Uptick in teacher retirements, resignations over pandemic

More and more teachers are walking away from the job during the pandemic, according to the union representing Orange County teachers, but the district says data shows most are staying.

“I love my kids. I love the career. I’m actually the teacher of the year at my school so I pour a lot into my school community and I love working with them, but it came to a point I had to decide to do what was best for me, personally,” Ashley Craig said.

Craig, who teaches 5th grade at Riverside Elementary School, says that means leaving the job for good.

“Every week can bring something new and I think that that’s a challenge because it’s hard to effectively plan as a teacher if you don’t know what’s coming next,” Craig said.

Elizabeth Panagopoulos, who was teaching at Cypress Creek High School, quit earlier this month.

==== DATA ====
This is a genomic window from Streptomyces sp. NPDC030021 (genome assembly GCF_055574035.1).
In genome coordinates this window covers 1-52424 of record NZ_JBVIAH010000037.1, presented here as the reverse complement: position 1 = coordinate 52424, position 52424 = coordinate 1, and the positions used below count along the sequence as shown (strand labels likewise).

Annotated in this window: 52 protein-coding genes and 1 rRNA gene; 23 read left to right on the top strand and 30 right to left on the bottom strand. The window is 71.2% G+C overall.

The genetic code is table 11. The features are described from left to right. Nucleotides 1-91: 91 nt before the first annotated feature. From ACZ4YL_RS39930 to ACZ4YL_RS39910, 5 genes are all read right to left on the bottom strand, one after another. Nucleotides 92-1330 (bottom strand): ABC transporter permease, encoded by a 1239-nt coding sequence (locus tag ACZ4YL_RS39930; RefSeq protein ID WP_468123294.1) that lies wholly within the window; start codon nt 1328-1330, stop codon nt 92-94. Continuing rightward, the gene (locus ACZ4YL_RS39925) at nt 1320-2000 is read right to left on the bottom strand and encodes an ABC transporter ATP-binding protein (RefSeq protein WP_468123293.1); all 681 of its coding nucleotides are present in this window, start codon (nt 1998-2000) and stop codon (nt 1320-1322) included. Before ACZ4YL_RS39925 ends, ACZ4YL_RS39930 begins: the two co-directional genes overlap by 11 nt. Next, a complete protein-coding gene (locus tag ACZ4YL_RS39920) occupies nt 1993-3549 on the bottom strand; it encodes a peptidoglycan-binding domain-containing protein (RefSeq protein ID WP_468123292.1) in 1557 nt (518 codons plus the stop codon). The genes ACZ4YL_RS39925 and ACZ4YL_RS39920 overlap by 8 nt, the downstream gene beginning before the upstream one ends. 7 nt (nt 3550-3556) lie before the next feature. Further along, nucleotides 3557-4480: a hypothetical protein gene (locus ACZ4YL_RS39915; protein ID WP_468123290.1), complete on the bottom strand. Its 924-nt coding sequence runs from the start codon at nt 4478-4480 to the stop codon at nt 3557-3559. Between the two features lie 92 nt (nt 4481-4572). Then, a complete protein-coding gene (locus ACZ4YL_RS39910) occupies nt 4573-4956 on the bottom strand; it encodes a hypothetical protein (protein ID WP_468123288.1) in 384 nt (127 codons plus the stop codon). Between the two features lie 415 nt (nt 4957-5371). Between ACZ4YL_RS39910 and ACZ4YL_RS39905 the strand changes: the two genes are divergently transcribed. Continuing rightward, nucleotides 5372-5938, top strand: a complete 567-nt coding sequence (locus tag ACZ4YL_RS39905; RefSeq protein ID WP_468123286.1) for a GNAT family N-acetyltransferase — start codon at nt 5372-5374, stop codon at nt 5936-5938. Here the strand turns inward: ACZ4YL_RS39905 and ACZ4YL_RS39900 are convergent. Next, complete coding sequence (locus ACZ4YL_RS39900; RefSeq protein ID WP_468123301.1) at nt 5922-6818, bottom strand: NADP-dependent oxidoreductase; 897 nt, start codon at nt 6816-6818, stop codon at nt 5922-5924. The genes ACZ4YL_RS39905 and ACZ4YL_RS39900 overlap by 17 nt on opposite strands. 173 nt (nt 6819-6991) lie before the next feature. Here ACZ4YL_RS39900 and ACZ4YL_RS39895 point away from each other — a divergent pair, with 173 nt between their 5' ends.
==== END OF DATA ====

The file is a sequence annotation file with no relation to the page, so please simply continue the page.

“It was such a difficult job already and then during the pandemic, they refused to listen to any of us and any of our suggestions and, instead, went full steam with a plan we said wasn’t going to work,” Panagopoulos said.

President of the Orange County Classroom Teachers Association Wendy Doromal says it’s a troubling trend: Teachers are fed up and moving on.

“We’re seeing a lot more teachers leave after the school year started and classes started,” Doromal said. “We’ve heard from so many teachers – dozens of teachers who can’t cope with insecurity of feeling they’re not safe at school.”

The Orange County School District says teacher resignations and retirements are up only slightly. They provided data from the first day of school to Oct. 6 in 2019 and 2020.

“The difference in retirements and resignations was an increase of 29 out of more than 14,000 teachers,” said Orange County Public Schools (OCPS) Spokesman Scott Howat.

The district says the uptick could have to do with the pandemic, but it also may be due to movement you would see in a normal school year.

“Because of the downturn in enrollment, it has not been as big of an issue for us to be hiring at this point,” Howat said.

Orange County Public Schools says student enrollment is down by about 6,000.